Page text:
Dale Earnhardt Jr. to those who say he should retire: ‘My heart wants me to continue’

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DARLINGTON, S.C. — The anxiety about returning to racing is nothing compared with the stress Dale Earnhardt Jr. feels walking in a store.

Earnhardt, wearing glasses to help his ocular issues, expressed confidence Sunday at Darlington Raceway that he’ll return to racing for car owner Rick Hendrick. Earnhardt will be out the rest of the season because of a concussion he suffered in a June 12 crash at Michigan International Speedway. That was his fifth recorded concussion since 2002.

“My heart wants me to continue,’’ Earnhardt said to those who suggest he should retire. “I’m only 41. I think I have some good years left, and I think I’m as good as I’ve ever been inside the car. I feel like I’m still an asset to the team and to the company.

“Rick likes to say we have unfinished business. I certainly feel the same way. We have races to win.’’

Earnhardt’s confidence stems from his treatment with Dr. Micky Collins, director of the University of Pittsburgh Medical Center Sports Medicine Concussion Program. Collins treated Earnhardt when Earnhardt missed two races in 2012 because of a concussion.

“It was very scary and difficult,’’ Earnhardt said of that time. “Micky told me that I would one day be well and I would win races again and he was right. We got well, and I had some of the greatest years and greatest experiences of my career shortly after that. So, he’s telling me this is possible again and I believe it.’’

That has helped fuel Earnhardt’s commitment to his rehabilitation program, which Collins lauded.

“I am positive that we’re going to get Dale to back to being a  race car driver, and I”m excited about that prospect,’’ Collins said.

Earnhardt admits that day isn’t today.

“I definitely don’t belong in a race car today by any stretch of the imagination,’’ he said. “You don’t know how long this process is going to take and we want to be healthy and able to compete at some point, but also we don’t want to take any risks and re-injury ourselves or put ourselves in a situation where we can basically erase all the hard work that we have done to get better.’’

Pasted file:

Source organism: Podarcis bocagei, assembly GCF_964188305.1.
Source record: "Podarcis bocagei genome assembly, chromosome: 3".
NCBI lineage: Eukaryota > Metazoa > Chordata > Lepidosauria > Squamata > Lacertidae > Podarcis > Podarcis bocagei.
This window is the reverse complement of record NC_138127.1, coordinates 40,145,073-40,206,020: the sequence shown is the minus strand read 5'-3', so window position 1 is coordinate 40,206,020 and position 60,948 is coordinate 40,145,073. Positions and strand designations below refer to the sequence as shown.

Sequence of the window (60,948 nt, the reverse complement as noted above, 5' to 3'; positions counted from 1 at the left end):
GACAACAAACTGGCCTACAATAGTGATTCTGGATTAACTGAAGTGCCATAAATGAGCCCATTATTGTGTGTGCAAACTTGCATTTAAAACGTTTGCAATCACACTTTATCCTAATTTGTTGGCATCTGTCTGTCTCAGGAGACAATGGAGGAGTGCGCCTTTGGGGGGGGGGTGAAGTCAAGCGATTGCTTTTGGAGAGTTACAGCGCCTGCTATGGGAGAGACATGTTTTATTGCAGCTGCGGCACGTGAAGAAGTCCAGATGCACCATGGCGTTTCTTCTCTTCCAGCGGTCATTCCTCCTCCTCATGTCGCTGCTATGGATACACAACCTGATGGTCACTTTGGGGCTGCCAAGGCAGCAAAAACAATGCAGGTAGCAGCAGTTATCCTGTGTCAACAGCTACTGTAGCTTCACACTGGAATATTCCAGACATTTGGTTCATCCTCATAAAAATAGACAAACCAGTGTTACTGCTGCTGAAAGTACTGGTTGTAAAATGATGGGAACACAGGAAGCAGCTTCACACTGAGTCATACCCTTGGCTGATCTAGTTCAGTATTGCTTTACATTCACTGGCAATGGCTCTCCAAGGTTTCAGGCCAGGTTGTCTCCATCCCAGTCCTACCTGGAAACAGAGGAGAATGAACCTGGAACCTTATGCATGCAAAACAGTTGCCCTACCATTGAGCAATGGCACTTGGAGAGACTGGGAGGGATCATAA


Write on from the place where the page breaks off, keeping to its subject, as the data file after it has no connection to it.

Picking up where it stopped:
Earnhardt said he’s made gains in his recovery.

“I’m starting to see improvements there, which I was thrilled to wake up one day and feel a difference and start to see improvement there,’’ Earnhardt said. “Riding in a car or walking to gain stability that I’ve talked about before is starting to improve, which was a major relief for me because that was probably the most difficult thing to deal with throughout the day because it was there 24 hours a day. My balance is miles better than it was when I first went to see Micky.’’

It’s quite a difference from how he felt when he first saw Collins for this most recent concussion.

“The first four or five weeks were really difficult,’’ Earnhardt said. “I was very ill and it was hard to enjoy even the most simplest activity, but in the past couple of weeks I’ve really gotten to where I feel a lot more comfortable about going out and being out and about and being observed.

“I go to the Target or somewhere and I have symptoms, I might stumble across the aisle or something or need a little more sidewalk than the normal guy, but I’ve got to put myself through those situations for that to sort of correct itself. Like Micky said, the anxiety and nervousness of the whole process drives all that, makes it much more than it really is.

“That’s why I feel awesome at home because there’s no anxieties or issues at home. You sit on your couch and almost convince yourself that you’re 100 percent and then you’ll walk outside and realize that you’re not, or you’ll go somewhere and have a symptom and realize that you have a long way to go.’’

Earnhardt is feeling well enough, though, that he’s comfortable to drive.

“The only ting I can’t do is get in a car and race,’’ Earnhardt said. “I can drive down the highway now that my symptoms have improved.’’

Even with the improvements, doctors felt it was best that Earnhardt miss the remaining 12 races to aid his recovery.

“I feel very strongly the right decision was made to take Dale out of racing, so we can focus on getting him better and reduce the stress that is associated with that,’’ Colins said. “Stress and concussion don’t get along well and we see stress can really exacerbate and worsen things. I don’t think its coincidence that since we made that decision we are starting to see a lot of progress here that I’m excited about.”

Earnhardt admits it hasn’t been easy to sit out.

“I think any race car driver would tell you if they are not in the car it’s really weird to be at the race track,’’ he said. “I feel, even though I love to see my guys and I know they are happy to see me today, I feel like a bit of a distraction and taking them off of their focus to get their car in tech and all that good stuff.

“I think that I have a vested interest in how well the team does the future of the team and its success, and I want to be a part of that.’’

And there’s no doubt to Earnhardt that he’ll be back in the No. 88 Chevrolet.